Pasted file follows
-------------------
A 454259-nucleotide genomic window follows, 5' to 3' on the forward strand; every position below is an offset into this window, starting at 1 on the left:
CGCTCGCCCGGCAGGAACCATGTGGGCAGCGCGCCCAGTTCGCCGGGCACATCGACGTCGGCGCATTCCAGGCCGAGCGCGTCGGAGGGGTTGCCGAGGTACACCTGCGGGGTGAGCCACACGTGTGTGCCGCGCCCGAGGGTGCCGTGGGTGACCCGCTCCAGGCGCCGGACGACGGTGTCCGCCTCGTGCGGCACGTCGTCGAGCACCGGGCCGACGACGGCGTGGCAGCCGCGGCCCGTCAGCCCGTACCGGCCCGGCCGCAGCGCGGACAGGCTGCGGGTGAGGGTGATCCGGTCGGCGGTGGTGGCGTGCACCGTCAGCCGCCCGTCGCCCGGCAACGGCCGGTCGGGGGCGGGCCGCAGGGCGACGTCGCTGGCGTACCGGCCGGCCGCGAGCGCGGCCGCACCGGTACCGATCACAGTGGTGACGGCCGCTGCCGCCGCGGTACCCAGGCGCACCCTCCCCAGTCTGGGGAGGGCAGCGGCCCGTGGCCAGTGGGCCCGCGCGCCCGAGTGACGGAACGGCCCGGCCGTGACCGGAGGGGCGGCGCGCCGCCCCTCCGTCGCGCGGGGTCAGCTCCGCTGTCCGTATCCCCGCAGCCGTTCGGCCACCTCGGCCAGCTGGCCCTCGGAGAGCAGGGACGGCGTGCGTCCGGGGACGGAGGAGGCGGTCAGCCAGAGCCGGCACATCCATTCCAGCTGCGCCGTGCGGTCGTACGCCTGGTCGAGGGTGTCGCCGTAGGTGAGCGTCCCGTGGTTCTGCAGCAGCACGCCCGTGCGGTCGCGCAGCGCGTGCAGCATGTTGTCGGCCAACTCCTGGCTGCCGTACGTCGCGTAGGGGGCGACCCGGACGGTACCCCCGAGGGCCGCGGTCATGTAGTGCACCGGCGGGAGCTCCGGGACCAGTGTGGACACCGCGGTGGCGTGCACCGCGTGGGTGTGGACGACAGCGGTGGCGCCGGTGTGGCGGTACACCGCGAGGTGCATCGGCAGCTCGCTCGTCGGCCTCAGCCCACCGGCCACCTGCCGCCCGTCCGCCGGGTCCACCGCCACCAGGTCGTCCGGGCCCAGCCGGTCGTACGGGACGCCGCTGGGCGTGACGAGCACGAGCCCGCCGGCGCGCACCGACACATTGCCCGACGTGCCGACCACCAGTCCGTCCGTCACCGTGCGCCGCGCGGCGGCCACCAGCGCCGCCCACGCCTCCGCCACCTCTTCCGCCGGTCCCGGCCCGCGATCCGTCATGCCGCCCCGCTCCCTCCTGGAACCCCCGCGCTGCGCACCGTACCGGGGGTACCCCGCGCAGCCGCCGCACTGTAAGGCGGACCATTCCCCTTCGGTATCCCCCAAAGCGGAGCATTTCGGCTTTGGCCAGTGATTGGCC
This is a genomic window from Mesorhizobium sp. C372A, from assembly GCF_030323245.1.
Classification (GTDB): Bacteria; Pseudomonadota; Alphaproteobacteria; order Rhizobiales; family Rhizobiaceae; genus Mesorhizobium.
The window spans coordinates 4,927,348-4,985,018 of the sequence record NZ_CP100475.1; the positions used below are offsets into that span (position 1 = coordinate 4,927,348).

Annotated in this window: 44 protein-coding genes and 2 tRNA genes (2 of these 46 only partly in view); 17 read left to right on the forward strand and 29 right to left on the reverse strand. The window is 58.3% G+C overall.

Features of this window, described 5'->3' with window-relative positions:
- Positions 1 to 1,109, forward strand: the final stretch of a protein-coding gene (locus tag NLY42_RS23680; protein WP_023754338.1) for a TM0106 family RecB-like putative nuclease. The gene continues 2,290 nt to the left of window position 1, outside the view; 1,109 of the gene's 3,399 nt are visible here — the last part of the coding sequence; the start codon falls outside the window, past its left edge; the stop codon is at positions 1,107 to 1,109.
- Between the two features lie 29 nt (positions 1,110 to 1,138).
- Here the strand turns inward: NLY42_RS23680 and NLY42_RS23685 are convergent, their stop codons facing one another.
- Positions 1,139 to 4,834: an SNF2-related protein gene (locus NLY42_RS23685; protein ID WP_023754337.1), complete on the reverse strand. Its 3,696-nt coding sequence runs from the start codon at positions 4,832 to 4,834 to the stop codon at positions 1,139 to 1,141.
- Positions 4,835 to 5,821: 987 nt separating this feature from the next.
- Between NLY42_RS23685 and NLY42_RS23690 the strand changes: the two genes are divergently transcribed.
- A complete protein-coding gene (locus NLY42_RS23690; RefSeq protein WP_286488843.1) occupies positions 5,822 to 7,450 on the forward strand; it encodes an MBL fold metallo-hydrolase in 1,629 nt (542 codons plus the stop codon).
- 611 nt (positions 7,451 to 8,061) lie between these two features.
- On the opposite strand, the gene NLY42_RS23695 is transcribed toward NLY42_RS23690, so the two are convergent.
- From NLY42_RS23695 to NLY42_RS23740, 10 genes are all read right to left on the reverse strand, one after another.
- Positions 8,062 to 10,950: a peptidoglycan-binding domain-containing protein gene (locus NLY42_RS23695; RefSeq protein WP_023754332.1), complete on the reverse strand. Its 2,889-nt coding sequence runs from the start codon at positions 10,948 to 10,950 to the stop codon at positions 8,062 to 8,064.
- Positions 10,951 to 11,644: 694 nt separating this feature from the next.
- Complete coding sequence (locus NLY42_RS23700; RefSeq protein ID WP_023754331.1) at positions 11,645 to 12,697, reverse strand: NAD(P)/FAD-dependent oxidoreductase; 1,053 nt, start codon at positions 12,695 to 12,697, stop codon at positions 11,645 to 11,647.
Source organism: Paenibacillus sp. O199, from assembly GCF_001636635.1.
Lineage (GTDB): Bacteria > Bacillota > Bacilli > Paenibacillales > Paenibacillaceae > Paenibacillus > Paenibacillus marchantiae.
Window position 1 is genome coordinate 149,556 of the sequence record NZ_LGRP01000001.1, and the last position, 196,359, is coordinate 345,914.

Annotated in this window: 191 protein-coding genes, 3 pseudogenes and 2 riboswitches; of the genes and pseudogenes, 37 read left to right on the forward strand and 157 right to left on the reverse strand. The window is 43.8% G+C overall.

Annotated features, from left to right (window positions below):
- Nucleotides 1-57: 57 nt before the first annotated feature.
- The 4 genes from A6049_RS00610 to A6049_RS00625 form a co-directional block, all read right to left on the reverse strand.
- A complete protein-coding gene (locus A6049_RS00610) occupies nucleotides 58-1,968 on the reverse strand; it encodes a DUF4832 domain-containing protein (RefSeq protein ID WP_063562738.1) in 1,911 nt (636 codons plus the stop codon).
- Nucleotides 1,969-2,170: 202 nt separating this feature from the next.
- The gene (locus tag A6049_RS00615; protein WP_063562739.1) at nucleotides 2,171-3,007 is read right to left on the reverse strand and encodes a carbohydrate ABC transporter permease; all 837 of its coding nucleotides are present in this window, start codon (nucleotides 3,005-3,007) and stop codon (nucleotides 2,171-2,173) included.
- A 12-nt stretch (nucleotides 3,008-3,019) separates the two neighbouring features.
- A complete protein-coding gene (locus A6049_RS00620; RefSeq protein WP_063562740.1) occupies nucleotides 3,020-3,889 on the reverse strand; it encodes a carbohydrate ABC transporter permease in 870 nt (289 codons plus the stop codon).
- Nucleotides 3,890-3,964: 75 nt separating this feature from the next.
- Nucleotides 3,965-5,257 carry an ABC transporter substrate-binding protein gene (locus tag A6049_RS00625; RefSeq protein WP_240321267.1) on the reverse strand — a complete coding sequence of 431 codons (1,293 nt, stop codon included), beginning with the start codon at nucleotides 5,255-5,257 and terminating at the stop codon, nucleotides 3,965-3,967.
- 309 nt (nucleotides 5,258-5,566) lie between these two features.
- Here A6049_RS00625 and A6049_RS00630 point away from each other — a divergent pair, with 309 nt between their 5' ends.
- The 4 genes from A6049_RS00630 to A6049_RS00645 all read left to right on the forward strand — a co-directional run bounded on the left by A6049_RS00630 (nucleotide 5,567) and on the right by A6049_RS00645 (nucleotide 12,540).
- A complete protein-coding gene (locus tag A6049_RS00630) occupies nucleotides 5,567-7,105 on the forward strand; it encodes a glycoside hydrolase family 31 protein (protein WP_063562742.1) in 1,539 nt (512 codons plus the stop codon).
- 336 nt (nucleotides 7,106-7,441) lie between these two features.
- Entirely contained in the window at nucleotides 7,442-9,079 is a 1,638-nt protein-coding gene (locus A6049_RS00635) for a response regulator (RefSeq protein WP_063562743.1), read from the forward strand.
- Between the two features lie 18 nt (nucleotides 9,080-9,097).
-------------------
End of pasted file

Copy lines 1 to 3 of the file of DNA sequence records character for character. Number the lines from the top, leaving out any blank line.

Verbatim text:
A 454259-nucleotide genomic window follows, 5' to 3' on the forward strand; every position below is an offset into this window, starting at 1 on the left:
CGCTCGCCCGGCAGGAACCATGTGGGCAGCGCGCCCAGTTCGCCGGGCACATCGACGTCGGCGCATTCCAGGCCGAGCGCGTCGGAGGGGTTGCCGAGGTACACCTGCGGGGTGAGCCACACGTGTGTGCCGCGCCCGAGGGTGCCGTGGGTGACCCGCTCCAGGCGCCGGACGACGGTGTCCGCCTCGTGCGGCACGTCGTCGAGCACCGGGCCGACGACGGCGTGGCAGCCGCGGCCCGTCAGCCCGTACCGGCCCGGCCGCAGCGCGGACAGGCTGCGGGTGAGGGTGATCCGGTCGGCGGTGGTGGCGTGCACCGTCAGCCGCCCGTCGCCCGGCAACGGCCGGTCGGGGGCGGGCCGCAGGGCGACGTCGCTGGCGTACCGGCCGGCCGCGAGCGCGGCCGCACCGGTACCGATCACAGTGGTGACGGCCGCTGCCGCCGCGGTACCCAGGCGCACCCTCCCCAGTCTGGGGAGGGCAGCGGCCCGTGGCCAGTGGGCCCGCGCGCCCGAGTGACGGAACGGCCCGGCCGTGACCGGAGGGGCGGCGCGCCGCCCCTCCGTCGCGCGGGGTCAGCTCCGCTGTCCGTATCCCCGCAGCCGTTCGGCCACCTCGGCCAGCTGGCCCTCGGAGAGCAGGGACGGCGTGCGTCCGGGGACGGAGGAGGCGGTCAGCCAGAGCCGGCACATCCATTCCAGCTGCGCCGTGCGGTCGTACGCCTGGTCGAGGGTGTCGCCGTAGGTGAGCGTCCCGTGGTTCTGCAGCAGCACGCCCGTGCGGTCGCGCAGCGCGTGCAGCATGTTGTCGGCCAACTCCTGGCTGCCGTACGTCGCGTAGGGGGCGACCCGGACGGTACCCCCGAGGGCCGCGGTCATGTAGTGCACCGGCGGGAGCTCCGGGACCAGTGTGGACACCGCGGTGGCGTGCACCGCGTGGGTGTGGACGACAGCGGTGGCGCCGGTGTGGCGGTACACCGCGAGGTGCATCGGCAGCTCGCTCGTCGGCCTCAGCCCACCGGCCACCTGCCGCCCGTCCGCCGGGTCCACCGCCACCAGGTCGTCCGGGCCCAGCCGGTCGTACGGGACGCCGCTGGGCGTGACGAGCACGAGCCCGCCGGCGCGCACCGACACATTGCCCGACGTGCCGACCACCAGTCCGTCCGTCACCGTGCGCCGCGCGGCGGCCACCAGCGCCGCCCACGCCTCCGCCACCTCTTCCGCCGGTCCCGGCCCGCGATCCGTCATGCCGCCCCGCTCCCTCCTGGAACCCCCGCGCTGCGCACCGTACCGGGGGTACCCCGCGCAGCCGCCGCACTGTAAGGCGGACCATTCCCCTTCGGTATCCCCCAAAGCGGAGCATTTCGGCTTTGGCCAGTGATTGGCC
This is a genomic window from Mesorhizobium sp. C372A, from assembly GCF_030323245.1.